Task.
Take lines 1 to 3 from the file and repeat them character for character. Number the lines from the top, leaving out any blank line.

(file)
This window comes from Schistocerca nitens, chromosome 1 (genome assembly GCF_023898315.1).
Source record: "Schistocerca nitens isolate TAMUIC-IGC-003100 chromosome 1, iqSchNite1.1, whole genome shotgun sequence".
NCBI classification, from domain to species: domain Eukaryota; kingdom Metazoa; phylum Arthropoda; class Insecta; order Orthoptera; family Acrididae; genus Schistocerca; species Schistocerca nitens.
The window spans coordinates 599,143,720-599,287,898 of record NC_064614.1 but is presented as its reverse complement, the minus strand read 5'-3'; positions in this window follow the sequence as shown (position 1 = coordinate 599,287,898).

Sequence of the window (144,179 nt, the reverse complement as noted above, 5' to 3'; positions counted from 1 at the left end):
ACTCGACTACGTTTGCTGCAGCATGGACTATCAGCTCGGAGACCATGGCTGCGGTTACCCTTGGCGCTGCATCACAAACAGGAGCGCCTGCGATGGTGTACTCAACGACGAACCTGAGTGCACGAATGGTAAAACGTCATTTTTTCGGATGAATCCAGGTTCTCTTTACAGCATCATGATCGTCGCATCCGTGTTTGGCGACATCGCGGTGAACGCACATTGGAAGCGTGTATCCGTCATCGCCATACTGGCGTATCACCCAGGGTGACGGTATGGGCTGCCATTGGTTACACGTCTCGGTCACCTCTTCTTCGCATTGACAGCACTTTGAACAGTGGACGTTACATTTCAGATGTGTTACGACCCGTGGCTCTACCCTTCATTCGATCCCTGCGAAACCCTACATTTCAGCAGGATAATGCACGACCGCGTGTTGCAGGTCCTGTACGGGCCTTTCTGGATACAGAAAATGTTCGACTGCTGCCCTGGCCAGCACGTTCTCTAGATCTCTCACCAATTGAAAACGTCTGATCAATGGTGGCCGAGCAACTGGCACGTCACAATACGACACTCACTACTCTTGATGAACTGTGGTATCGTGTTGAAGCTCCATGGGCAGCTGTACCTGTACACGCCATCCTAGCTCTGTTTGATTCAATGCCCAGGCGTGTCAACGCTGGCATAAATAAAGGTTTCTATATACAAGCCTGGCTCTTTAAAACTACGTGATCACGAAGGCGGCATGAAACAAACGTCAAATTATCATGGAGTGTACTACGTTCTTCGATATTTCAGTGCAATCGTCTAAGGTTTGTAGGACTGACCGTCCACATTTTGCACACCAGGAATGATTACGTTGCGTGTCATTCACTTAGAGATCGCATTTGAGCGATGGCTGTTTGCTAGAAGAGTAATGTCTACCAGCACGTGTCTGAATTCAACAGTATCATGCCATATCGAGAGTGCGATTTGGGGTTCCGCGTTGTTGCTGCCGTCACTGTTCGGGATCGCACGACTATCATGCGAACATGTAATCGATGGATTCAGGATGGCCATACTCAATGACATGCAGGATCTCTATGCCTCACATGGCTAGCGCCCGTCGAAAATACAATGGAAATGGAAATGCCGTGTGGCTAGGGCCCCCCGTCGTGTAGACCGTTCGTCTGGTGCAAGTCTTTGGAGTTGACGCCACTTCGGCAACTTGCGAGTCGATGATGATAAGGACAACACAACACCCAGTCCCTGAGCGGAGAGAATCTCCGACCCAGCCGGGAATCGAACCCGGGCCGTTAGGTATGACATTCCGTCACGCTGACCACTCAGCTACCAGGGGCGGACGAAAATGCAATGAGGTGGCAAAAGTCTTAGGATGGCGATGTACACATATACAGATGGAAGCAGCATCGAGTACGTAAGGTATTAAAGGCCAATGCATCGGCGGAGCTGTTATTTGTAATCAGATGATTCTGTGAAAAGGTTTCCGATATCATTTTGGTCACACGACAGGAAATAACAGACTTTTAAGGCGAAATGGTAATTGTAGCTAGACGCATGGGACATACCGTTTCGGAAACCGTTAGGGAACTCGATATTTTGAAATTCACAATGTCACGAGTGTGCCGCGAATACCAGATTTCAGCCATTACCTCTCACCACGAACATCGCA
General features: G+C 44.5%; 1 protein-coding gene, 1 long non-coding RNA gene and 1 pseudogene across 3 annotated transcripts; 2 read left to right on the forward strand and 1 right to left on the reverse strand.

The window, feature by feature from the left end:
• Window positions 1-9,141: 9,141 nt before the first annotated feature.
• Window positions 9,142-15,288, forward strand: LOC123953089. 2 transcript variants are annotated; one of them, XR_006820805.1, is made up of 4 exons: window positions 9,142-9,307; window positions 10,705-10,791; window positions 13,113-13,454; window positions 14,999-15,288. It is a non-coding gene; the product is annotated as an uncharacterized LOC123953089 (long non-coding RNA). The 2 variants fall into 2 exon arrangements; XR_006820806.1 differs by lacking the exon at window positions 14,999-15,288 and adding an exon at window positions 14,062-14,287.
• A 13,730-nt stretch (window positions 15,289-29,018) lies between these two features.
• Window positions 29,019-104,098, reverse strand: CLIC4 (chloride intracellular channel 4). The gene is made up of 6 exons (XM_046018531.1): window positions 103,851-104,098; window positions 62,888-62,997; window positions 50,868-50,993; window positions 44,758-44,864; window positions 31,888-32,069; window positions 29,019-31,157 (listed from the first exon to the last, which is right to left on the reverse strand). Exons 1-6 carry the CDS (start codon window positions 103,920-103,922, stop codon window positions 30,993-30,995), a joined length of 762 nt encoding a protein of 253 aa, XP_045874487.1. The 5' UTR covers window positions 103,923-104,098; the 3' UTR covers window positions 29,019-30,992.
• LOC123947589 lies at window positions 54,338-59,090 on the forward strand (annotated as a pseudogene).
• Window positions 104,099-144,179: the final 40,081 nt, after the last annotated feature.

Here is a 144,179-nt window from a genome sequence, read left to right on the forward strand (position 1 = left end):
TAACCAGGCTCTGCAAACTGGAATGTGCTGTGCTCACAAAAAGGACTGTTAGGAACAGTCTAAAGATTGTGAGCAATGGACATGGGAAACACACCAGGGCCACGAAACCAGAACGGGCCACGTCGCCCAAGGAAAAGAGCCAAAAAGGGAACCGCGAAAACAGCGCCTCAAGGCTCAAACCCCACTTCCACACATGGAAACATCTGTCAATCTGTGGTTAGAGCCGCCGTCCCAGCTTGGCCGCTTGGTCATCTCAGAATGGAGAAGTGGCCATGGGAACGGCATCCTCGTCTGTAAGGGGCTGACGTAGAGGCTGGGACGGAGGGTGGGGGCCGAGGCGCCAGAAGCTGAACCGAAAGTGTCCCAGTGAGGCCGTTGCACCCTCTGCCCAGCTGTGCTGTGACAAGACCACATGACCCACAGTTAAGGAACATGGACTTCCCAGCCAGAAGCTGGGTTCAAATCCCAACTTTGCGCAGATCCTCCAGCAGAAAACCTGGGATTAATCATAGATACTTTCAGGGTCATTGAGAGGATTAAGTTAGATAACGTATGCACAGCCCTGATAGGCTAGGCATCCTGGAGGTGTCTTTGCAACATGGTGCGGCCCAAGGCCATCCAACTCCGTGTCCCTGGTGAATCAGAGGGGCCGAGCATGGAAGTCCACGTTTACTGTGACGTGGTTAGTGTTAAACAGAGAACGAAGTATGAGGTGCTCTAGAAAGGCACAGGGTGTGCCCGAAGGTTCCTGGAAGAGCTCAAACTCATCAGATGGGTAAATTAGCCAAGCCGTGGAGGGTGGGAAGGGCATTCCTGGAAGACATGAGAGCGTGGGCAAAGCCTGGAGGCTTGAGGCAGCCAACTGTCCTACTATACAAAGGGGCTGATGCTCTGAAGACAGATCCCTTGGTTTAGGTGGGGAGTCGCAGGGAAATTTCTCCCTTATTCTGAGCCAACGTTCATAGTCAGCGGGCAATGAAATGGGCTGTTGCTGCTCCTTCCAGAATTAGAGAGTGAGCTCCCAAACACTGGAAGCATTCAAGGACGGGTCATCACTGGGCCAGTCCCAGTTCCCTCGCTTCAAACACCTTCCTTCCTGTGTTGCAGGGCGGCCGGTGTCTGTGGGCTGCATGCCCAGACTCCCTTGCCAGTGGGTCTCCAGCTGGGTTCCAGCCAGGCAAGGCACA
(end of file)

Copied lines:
This window comes from Schistocerca nitens, chromosome 1 (genome assembly GCF_023898315.1).
Source record: "Schistocerca nitens isolate TAMUIC-IGC-003100 chromosome 1, iqSchNite1.1, whole genome shotgun sequence".
NCBI classification, from domain to species: domain Eukaryota; kingdom Metazoa; phylum Arthropoda; class Insecta; order Orthoptera; family Acrididae; genus Schistocerca; species Schistocerca nitens.